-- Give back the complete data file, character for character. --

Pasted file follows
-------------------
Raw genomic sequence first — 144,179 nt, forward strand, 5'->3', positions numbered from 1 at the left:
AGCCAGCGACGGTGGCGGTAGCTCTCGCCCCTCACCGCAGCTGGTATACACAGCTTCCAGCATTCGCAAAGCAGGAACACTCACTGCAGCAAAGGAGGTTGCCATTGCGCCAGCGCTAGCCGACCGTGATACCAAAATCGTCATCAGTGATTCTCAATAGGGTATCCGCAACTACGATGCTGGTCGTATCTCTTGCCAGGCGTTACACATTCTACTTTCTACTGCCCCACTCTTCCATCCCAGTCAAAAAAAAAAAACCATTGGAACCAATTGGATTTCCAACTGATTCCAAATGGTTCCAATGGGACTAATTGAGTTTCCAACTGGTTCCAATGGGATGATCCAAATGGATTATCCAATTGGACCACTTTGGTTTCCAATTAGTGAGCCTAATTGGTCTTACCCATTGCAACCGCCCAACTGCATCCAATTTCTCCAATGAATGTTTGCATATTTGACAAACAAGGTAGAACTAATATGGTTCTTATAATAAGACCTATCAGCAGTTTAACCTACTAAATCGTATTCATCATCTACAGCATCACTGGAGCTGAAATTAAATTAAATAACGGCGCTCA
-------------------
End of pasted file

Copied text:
Raw genomic sequence first — 144,179 nt, forward strand, 5'->3', positions numbered from 1 at the left:
AGCCAGCGACGGTGGCGGTAGCTCTCGCCCCTCACCGCAGCTGGTATACACAGCTTCCAGCATTCGCAAAGCAGGAACACTCACTGCAGCAAAGGAGGTTGCCATTGCGCCAGCGCTAGCCGACCGTGATACCAAAATCGTCATCAGTGATTCTCAATAGGGTATCCGCAACTACGATGCTGGTCGTATCTCTTGCCAGGCGTTACACATTCTACTTTCTACTGCCCCACTCTTCCATCCCAGTCAAAAAAAAAAAACCATTGGAACCAATTGGATTTCCAACTGATTCCAAATGGTTCCAATGGGACTAATTGAGTTTCCAACTGGTTCCAATGGGATGATCCAAATGGATTATCCAATTGGACCACTTTGGTTTCCAATTAGTGAGCCTAATTGGTCTTACCCATTGCAACCGCCCAACTGCATCCAATTTCTCCAATGAATGTTTGCATATTTGACAAACAAGGTAGAACTAATATGGTTCTTATAATAAGACCTATCAGCAGTTTAACCTACTAAATCGTATTCATCATCTACAGCATCACTGGAGCTGAAATTAAATTAAATAACGGCGCTCA